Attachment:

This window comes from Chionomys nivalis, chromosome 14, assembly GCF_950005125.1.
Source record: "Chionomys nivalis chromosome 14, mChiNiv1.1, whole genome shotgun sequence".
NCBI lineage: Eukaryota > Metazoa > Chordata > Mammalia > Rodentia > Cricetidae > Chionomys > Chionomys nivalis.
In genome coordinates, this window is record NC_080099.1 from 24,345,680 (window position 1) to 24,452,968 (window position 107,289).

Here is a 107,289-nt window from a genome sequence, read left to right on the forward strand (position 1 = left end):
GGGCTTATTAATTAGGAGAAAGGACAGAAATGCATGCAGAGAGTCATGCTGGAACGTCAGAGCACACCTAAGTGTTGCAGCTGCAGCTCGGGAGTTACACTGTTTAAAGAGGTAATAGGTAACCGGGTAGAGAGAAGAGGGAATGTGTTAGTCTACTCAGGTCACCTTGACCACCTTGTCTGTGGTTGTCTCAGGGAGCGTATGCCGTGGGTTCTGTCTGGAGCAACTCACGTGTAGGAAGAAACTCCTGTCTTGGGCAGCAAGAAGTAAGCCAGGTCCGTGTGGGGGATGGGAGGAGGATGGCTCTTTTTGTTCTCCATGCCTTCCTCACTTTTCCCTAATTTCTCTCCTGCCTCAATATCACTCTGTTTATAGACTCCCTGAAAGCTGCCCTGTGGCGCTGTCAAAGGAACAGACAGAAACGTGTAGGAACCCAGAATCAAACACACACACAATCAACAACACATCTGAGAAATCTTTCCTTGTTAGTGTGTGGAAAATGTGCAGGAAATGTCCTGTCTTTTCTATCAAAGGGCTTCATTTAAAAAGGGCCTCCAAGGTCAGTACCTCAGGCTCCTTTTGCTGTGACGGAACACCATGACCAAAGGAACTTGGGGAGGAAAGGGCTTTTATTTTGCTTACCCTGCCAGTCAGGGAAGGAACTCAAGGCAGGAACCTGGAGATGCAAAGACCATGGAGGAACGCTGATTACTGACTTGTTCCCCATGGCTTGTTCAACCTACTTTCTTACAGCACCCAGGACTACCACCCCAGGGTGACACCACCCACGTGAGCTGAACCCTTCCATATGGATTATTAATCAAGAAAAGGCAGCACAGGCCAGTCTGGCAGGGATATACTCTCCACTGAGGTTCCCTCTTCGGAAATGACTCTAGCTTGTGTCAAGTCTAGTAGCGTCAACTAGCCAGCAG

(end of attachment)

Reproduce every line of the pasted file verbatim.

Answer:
This window comes from Chionomys nivalis, chromosome 14, assembly GCF_950005125.1.
Source record: "Chionomys nivalis chromosome 14, mChiNiv1.1, whole genome shotgun sequence".
NCBI lineage: Eukaryota > Metazoa > Chordata > Mammalia > Rodentia > Cricetidae > Chionomys > Chionomys nivalis.
In genome coordinates, this window is record NC_080099.1 from 24,345,680 (window position 1) to 24,452,968 (window position 107,289).

Here is a 107,289-nt window from a genome sequence, read left to right on the forward strand (position 1 = left end):
GGGCTTATTAATTAGGAGAAAGGACAGAAATGCATGCAGAGAGTCATGCTGGAACGTCAGAGCACACCTAAGTGTTGCAGCTGCAGCTCGGGAGTTACACTGTTTAAAGAGGTAATAGGTAACCGGGTAGAGAGAAGAGGGAATGTGTTAGTCTACTCAGGTCACCTTGACCACCTTGTCTGTGGTTGTCTCAGGGAGCGTATGCCGTGGGTTCTGTCTGGAGCAACTCACGTGTAGGAAGAAACTCCTGTCTTGGGCAGCAAGAAGTAAGCCAGGTCCGTGTGGGGGATGGGAGGAGGATGGCTCTTTTTGTTCTCCATGCCTTCCTCACTTTTCCCTAATTTCTCTCCTGCCTCAATATCACTCTGTTTATAGACTCCCTGAAAGCTGCCCTGTGGCGCTGTCAAAGGAACAGACAGAAACGTGTAGGAACCCAGAATCAAACACACACACAATCAACAACACATCTGAGAAATCTTTCCTTGTTAGTGTGTGGAAAATGTGCAGGAAATGTCCTGTCTTTTCTATCAAAGGGCTTCATTTAAAAAGGGCCTCCAAGGTCAGTACCTCAGGCTCCTTTTGCTGTGACGGAACACCATGACCAAAGGAACTTGGGGAGGAAAGGGCTTTTATTTTGCTTACCCTGCCAGTCAGGGAAGGAACTCAAGGCAGGAACCTGGAGATGCAAAGACCATGGAGGAACGCTGATTACTGACTTGTTCCCCATGGCTTGTTCAACCTACTTTCTTACAGCACCCAGGACTACCACCCCAGGGTGACACCACCCACGTGAGCTGAACCCTTCCATATGGATTATTAATCAAGAAAAGGCAGCACAGGCCAGTCTGGCAGGGATATACTCTCCACTGAGGTTCCCTCTTCGGAAATGACTCTAGCTTGTGTCAAGTCTAGTAGCGTCAACTAGCCAGCAG